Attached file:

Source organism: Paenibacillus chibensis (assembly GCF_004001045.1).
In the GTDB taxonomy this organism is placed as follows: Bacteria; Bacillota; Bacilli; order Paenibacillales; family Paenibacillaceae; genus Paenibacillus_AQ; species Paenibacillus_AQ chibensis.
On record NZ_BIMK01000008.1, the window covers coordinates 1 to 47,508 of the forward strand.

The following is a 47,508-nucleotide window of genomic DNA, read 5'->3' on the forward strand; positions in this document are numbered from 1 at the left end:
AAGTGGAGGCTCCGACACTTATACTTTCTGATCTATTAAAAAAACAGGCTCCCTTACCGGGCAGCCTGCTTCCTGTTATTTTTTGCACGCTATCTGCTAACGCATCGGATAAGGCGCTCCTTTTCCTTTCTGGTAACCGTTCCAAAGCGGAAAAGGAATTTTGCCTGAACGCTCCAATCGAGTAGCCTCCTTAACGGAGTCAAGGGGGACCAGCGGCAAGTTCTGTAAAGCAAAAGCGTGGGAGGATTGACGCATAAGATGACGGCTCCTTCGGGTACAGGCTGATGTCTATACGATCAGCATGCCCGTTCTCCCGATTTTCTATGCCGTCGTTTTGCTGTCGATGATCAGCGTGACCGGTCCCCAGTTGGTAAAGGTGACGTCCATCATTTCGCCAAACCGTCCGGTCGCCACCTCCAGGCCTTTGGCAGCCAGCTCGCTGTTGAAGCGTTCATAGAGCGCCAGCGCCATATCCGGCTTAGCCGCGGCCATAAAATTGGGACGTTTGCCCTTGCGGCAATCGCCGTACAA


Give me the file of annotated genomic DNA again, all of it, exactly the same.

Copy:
Source organism: Paenibacillus chibensis (assembly GCF_004001045.1).
In the GTDB taxonomy this organism is placed as follows: Bacteria; Bacillota; Bacilli; order Paenibacillales; family Paenibacillaceae; genus Paenibacillus_AQ; species Paenibacillus_AQ chibensis.
On record NZ_BIMK01000008.1, the window covers coordinates 1 to 47,508 of the forward strand.

The following is a 47,508-nucleotide window of genomic DNA, read 5'->3' on the forward strand; positions in this document are numbered from 1 at the left end:
AAGTGGAGGCTCCGACACTTATACTTTCTGATCTATTAAAAAAACAGGCTCCCTTACCGGGCAGCCTGCTTCCTGTTATTTTTTGCACGCTATCTGCTAACGCATCGGATAAGGCGCTCCTTTTCCTTTCTGGTAACCGTTCCAAAGCGGAAAAGGAATTTTGCCTGAACGCTCCAATCGAGTAGCCTCCTTAACGGAGTCAAGGGGGACCAGCGGCAAGTTCTGTAAAGCAAAAGCGTGGGAGGATTGACGCATAAGATGACGGCTCCTTCGGGTACAGGCTGATGTCTATACGATCAGCATGCCCGTTCTCCCGATTTTCTATGCCGTCGTTTTGCTGTCGATGATCAGCGTGACCGGTCCCCAGTTGGTAAAGGTGACGTCCATCATTTCGCCAAACCGTCCGGTCGCCACCTCCAGGCCTTTGGCAGCCAGCTCGCTGTTGAAGCGTTCATAGAGCGCCAGCGCCATATCCGGCTTAGCCGCGGCCATAAAATTGGGACGTTTGCCCTTGCGGCAATCGCCGTACAA